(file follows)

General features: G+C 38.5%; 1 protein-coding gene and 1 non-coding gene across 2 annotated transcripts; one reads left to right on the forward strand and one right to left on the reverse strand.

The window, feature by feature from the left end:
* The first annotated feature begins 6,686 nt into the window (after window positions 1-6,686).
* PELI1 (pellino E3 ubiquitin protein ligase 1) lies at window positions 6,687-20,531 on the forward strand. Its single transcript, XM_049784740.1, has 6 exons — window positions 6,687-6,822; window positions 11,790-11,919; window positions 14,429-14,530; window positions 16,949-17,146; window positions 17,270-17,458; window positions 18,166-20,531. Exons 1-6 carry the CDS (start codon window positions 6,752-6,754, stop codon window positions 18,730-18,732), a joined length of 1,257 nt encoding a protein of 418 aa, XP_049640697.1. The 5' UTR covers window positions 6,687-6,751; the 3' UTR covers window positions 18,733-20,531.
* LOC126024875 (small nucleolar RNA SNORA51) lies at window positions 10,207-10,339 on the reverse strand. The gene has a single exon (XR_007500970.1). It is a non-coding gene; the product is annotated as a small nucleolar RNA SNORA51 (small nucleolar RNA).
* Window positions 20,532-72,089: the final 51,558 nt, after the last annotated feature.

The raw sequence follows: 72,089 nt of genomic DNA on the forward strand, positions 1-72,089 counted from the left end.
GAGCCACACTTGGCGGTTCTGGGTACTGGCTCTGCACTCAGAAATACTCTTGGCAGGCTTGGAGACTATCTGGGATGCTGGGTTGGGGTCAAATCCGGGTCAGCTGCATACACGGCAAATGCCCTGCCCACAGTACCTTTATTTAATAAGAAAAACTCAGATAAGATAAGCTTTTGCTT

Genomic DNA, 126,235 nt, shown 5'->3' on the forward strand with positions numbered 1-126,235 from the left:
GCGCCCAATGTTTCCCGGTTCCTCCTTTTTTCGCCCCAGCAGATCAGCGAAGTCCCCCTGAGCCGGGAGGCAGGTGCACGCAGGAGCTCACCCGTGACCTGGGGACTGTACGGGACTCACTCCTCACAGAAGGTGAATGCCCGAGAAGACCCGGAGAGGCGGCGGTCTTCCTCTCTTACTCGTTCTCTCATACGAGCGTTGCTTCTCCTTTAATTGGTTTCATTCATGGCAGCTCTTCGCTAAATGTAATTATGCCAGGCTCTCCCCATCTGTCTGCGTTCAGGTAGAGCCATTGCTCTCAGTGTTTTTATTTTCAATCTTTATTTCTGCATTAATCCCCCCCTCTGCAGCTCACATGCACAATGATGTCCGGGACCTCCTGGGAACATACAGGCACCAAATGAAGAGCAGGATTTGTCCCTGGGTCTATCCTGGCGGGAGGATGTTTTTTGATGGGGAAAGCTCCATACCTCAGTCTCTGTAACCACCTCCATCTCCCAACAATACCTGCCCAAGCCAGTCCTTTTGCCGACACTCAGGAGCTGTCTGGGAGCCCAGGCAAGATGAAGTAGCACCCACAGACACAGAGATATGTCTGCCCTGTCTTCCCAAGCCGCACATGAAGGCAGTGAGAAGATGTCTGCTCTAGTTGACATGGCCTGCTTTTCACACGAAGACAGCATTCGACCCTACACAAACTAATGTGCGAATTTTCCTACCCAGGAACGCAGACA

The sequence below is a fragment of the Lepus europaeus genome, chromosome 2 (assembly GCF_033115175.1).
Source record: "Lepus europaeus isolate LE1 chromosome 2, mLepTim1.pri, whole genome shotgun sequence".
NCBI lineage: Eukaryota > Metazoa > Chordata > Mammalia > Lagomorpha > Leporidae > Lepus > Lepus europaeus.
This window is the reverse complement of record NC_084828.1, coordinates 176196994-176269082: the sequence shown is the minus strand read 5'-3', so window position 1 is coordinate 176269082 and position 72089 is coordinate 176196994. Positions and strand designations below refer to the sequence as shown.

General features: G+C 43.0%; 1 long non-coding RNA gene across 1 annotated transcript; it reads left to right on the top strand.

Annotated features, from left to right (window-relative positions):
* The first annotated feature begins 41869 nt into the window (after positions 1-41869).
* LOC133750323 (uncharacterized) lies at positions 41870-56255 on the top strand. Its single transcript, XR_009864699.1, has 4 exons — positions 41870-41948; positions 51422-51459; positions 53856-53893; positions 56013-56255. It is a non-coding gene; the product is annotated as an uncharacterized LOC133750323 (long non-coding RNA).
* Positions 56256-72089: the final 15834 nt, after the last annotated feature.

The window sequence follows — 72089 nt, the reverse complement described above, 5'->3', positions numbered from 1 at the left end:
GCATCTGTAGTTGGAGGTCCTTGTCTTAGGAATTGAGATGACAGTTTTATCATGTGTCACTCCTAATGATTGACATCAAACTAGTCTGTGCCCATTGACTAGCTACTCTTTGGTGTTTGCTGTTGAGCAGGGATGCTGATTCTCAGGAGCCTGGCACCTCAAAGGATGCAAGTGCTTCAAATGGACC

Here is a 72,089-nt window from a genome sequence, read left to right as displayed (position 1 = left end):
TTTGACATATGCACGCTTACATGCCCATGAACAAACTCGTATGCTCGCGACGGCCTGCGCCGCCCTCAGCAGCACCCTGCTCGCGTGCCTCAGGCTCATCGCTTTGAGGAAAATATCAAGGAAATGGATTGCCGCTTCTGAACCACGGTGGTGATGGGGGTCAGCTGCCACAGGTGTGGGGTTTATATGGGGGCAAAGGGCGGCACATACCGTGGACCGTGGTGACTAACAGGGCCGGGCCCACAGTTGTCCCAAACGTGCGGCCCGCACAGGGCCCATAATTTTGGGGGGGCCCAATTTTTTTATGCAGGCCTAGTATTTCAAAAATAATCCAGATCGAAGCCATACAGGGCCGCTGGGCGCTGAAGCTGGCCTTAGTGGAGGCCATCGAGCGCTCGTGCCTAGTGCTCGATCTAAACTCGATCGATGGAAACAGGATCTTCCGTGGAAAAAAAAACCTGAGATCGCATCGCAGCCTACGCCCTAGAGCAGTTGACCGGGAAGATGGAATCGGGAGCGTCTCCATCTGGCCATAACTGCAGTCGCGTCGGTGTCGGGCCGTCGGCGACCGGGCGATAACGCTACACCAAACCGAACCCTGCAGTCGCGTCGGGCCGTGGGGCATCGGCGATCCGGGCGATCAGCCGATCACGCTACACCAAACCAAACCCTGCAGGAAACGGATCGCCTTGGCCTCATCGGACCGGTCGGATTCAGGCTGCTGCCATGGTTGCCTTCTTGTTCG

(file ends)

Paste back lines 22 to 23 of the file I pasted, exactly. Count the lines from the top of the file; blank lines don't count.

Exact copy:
Here is a 72,089-nt window from a genome sequence, read left to right as displayed (position 1 = left end):
TTTGACATATGCACGCTTACATGCCCATGAACAAACTCGTATGCTCGCGACGGCCTGCGCCGCCCTCAGCAGCACCCTGCTCGCGTGCCTCAGGCTCATCGCTTTGAGGAAAATATCAAGGAAATGGATTGCCGCTTCTGAACCACGGTGGTGATGGGGGTCAGCTGCCACAGGTGTGGGGTTTATATGGGGGCAAAGGGCGGCACATACCGTGGACCGTGGTGACTAACAGGGCCGGGCCCACAGTTGTCCCAAACGTGCGGCCCGCACAGGGCCCATAATTTTGGGGGGGCCCAATTTTTTTATGCAGGCCTAGTATTTCAAAAATAATCCAGATCGAAGCCATACAGGGCCGCTGGGCGCTGAAGCTGGCCTTAGTGGAGGCCATCGAGCGCTCGTGCCTAGTGCTCGATCTAAACTCGATCGATGGAAACAGGATCTTCCGTGGAAAAAAAAACCTGAGATCGCATCGCAGCCTACGCCCTAGAGCAGTTGACCGGGAAGATGGAATCGGGAGCGTCTCCATCTGGCCATAACTGCAGTCGCGTCGGTGTCGGGCCGTCGGCGACCGGGCGATAACGCTACACCAAACCGAACCCTGCAGTCGCGTCGGGCCGTGGGGCATCGGCGATCCGGGCGATCAGCCGATCACGCTACACCAAACCAAACCCTGCAGGAAACGGATCGCCTTGGCCTCATCGGACCGGTCGGATTCAGGCTGCTGCCATGGTTGCCTTCTTGTTCG